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Thread: Calculating For Retirement

  1. #41
    Senior Member beckyliz's Avatar
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    Quote Originally Posted by Gardnr View Post
    If he's still quite independent he is far from stage 4. I urge you to get him to a Doc and diagnose. There are great meds for Alzheimer's and if that's it, her deserves the treatment.
    Gardnr, To clarify - the neurologist's diagnosis is "Dementia, probably Alzheimer's." I tried to get him into a drug study right after the DX, but the PET scan he had to have to see if he was eligible showed he had too much tau plaque. That tells me it's Alzheimer's. When I say stage 4 - I'm referring to stage 4 of the 7 stages of Alzheimer's developed by a Dr. Reisberg. Stage 4 is Moderate Decline. He is taking memantine (Namenda) and donepezil (Aricept).


    https://www.alzheimers.net/stages-of...imers-disease/
    "Do not accumulate for yourselves treasures on earth, where moth and rust destroy and thieves break in and steal. But accumulate for yourselves treasure in heaven, where moth and rust do not destroy, and thieves do not break in and steal. For where your treasure is, your heart is also." Jesus

  2. #42
    Senior Member Teacher Terry's Avatar
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    Becky, Alzheimer’s is difficult anytime but especially sad when someone isn’t that old. The journey with my friend was heartbreaking. She had a long period of time where she could drive, do some errands, only talk about the past (which gets tiring) but the stage after that was awful. Nothing so sad as not being able to talk and not knowing who someone is. I was relieved when her cancer came back. Interestingly my other friend had a dad with it whose experience was different. He never got grumpy and unhappy. My friend on the other hand was always happy before and miserable later. I hope your husband has as easy a journey as possible and is slow to get worse.

  3. #43
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    Quote Originally Posted by Teacher Terry View Post
    Becky, Alzheimer’s is difficult anytime but especially sad when someone isn’t that old. The journey with my friend was heartbreaking. She had a long period of time where she could drive, do some errands, only talk about the past (which gets tiring) but the stage after that was awful. Nothing so sad as not being able to talk and not knowing who someone is. I was relieved when her cancer came back. Interestingly my other friend had a dad with it whose experience was different. He never got grumpy and unhappy. My friend on the other hand was always happy before and miserable later. I hope your husband has as easy a journey as possible and is slow to get worse.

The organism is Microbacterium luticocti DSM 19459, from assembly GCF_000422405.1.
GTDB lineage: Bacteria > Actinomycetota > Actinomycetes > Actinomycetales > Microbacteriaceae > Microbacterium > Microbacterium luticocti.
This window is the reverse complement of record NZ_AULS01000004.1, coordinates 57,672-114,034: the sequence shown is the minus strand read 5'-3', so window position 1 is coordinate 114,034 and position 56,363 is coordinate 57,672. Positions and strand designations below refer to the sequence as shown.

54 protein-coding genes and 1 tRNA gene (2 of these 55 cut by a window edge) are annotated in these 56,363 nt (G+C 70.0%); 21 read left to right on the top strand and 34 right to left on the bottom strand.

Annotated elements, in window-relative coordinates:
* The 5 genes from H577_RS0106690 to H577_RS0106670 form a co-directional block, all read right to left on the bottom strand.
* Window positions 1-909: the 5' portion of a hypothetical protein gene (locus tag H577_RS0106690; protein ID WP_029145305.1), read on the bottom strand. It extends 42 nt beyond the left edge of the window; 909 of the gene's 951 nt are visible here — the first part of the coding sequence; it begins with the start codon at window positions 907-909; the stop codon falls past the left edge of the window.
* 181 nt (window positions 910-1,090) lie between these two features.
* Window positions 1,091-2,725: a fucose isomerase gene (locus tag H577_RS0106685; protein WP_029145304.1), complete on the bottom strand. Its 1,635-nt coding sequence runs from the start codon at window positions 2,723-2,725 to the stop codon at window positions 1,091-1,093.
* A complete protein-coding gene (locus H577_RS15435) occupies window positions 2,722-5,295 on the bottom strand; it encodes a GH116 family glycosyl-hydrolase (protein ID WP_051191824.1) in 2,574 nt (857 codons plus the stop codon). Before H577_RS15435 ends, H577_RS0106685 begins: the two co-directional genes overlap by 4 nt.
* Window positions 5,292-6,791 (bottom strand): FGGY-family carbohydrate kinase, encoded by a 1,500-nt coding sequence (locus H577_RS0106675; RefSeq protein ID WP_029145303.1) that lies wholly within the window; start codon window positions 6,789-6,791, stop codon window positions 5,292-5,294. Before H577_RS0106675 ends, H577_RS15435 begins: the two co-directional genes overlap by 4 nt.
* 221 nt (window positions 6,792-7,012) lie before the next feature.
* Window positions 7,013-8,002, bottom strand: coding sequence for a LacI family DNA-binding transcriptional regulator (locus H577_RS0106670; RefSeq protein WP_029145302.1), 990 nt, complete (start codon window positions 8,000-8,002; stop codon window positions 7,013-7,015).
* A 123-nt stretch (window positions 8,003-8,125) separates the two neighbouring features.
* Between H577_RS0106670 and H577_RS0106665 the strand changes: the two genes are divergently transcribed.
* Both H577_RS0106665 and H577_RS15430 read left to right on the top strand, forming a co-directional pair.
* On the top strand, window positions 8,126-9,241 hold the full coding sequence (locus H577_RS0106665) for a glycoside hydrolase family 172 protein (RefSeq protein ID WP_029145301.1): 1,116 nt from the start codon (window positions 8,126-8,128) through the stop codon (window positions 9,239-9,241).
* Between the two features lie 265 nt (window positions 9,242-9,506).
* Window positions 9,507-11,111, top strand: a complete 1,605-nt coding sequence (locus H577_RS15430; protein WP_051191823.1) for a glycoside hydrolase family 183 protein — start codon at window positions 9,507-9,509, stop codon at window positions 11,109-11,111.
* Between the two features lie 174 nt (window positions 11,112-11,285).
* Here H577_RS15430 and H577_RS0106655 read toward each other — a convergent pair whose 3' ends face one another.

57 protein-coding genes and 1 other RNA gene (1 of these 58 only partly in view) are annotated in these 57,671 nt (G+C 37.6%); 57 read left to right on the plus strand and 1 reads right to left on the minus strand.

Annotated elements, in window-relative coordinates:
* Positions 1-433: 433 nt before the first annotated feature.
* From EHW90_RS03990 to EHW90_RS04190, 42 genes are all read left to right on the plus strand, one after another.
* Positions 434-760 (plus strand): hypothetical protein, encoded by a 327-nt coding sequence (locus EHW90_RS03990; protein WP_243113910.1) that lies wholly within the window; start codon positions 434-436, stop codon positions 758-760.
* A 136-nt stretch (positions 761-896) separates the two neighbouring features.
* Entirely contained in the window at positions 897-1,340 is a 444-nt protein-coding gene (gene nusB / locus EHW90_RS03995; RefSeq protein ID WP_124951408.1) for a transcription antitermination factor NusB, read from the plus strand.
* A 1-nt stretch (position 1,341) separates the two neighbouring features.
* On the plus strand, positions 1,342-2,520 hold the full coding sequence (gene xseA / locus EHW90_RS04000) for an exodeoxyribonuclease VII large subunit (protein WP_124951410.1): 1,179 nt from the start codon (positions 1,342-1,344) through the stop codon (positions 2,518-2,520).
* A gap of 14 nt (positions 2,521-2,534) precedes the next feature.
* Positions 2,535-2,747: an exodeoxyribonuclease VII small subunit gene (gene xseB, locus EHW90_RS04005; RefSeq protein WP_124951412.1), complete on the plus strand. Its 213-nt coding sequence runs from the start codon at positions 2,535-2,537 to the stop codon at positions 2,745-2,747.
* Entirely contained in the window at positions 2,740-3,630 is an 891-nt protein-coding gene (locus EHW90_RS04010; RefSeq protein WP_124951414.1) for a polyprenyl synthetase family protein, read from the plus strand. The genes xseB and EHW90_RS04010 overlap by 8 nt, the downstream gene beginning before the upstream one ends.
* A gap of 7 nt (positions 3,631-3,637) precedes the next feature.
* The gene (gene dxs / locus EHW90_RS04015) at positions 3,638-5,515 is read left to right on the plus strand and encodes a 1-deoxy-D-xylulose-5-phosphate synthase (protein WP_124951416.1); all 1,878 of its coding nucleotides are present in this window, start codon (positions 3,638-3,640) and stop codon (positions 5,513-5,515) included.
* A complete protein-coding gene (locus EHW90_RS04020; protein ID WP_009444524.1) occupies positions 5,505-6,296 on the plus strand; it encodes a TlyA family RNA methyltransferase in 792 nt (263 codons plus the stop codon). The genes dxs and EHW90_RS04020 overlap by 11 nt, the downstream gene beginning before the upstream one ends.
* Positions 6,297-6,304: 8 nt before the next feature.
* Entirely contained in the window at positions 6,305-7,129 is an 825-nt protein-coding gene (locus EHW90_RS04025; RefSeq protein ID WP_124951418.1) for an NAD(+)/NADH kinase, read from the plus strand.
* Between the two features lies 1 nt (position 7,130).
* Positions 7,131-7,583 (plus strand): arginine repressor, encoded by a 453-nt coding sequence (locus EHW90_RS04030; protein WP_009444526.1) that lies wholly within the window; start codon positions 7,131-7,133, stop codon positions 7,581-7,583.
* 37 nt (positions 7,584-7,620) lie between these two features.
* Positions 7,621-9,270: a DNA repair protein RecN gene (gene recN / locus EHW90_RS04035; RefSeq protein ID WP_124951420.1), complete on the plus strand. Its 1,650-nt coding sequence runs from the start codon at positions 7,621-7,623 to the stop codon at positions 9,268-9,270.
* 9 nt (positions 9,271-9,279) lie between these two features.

Wow... not painful?

  4. #44
    Senior Member beckyliz's Avatar
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    Thank you, Teacher Terry. Yes, everyone's journey is different. Alzheimer's is just one type of dementia, which just adds to the different ways it affects people.

    I'm certainly learning lessons about appreciating where we are now, patience and choosing my battles.

    Didn't mean to high-jack the thread - but I appreciate everyone's support.
    "Do not accumulate for yourselves treasures on earth, where moth and rust destroy and thieves break in and steal. But accumulate for yourselves treasure in heaven, where moth and rust do not destroy, and thieves do not break in and steal. For where your treasure is, your heart is also." Jesus

  5. #45
    Senior Member iris lilies's Avatar
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    Quote Originally Posted by beckyliz View Post
    Thank you, Teacher Terry. Yes, everyone's journey is different. Alzheimer's is just one type of dementia, which just adds to the different ways it affects people.

    I'm certainly learning lessons about appreciating where we are now, patience and choosing my battles.

    Didn't mean to high-jack the thread - but I appreciate everyone's support.
    I don’t think you hijacked it. Ypur husband’s health certainly affects your retirement plans.

  6. #46
    Senior Member Teacher Terry's Avatar
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    Frugal, she was miserable, non-verbal in diapers and having to be fed. It wasn’t living. She was on pain medication and kept comfortable. She fought ovarian cancer stage 4 for 20 years and recovered 7 times. I didn’t treat her cancer the last time. They think all the chemo that saved her life over and over caused her dementia. Plus her husband and I made the decision before he died. She had no family left. He said she didn’t want to live like that.

  7. #47
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    Quote Originally Posted by beckyliz View Post
    Gardnr, To clarify - the neurologist's diagnosis is "Dementia, probably Alzheimer's." I tried to get him into a drug study right after the DX, but the PET scan he had to have to see if he was eligible showed he had too much tau plaque. That tells me it's Alzheimer's. When I say stage 4 - I'm referring to stage 4 of the 7 stages of Alzheimer's developed by a Dr. Reisberg. Stage 4 is Moderate Decline. He is taking memantine (Namenda) and donepezil (Aricept).


    https://www.alzheimers.net/stages-of...imers-disease/
    I'm glad to hear he is being treated for it. Many people garner several quality years with it before further demise through the stages.

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